Cylindrical FPSO Being Tested for Gulf of Mexico
Model scale testing of Sevan Marine’s cylindrical FPSO hull is underway for application in the Gulf of Mexico’s ultra-deep water.
The research is being conducted under a program organized by the Research Partnership to Secure Energy for America (RPSEA), Doris Inc., Sevan Marine and the Offshore Technology Research Center (OTRC) at Texas A&M University.
The model tests at OTRC have confirmed the favorable motion characteristics of the Sevan Marine design enabling its application with Steel Catenary Risers (SCR) and permanent mooring in even the harshest hurricane conditions.
Further research and testing is planned, but Sevan Marine is confident that this can be a game changing technology for deep water offshore applications particularly in the U.S. Gulf of Mexico’s outer continental shelf in years to come.
Funding for the projects is provided through the “Ultra-Deepwater and Unconventional Natural Gas and Other Petroleum Resources Research and Development Program” authorized by the Energy Policy Act of 2005. This program—funded from lease bonuses and royalties paid by industry to produce oil and gas on federal lands—is designed to assess and mitigate risk enhancing the environmental sustainability of oil and gas exploration and production activities.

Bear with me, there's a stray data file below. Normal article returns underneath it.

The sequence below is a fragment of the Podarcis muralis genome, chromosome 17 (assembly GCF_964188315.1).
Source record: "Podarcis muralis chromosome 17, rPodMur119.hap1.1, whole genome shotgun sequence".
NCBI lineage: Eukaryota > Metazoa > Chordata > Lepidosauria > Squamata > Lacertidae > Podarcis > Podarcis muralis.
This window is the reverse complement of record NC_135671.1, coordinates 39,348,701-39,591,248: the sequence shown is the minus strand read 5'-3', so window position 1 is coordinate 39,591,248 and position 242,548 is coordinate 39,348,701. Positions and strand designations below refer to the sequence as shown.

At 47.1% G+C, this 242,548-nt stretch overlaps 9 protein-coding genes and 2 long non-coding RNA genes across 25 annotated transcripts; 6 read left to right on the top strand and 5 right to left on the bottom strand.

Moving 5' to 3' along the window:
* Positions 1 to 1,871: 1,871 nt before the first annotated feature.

The three Sevan FPSO's currently installed: FPSO Piranema Spirit in Brazil, and FPSO Hummingbird Spirit and FPSO Voyageur Spirit in the North Sea. The Sevan hull is suitable for operation in water depths ranging from 30 meters to more than 3,000 meters. Model tests have been made for the most extreme North Atlantic conditions as well as for the toughest cyclonic conditions with excellent results, says the company.
Main features of the design are:
Circular hull with symmetry of the design
High capacity for oil storage and deck loads
Excellent motion characteristics
No turret or swivel
A large number of risers may be carried by the FPSOs
High safety standards
The symmetry of the design and the simplicity of the structural arrangement make the construction of the hull simple and efficient. No special facilities or infrastructure are required, thus standard shipyard facilities existing worldwide are sufficient to construct Sevan units.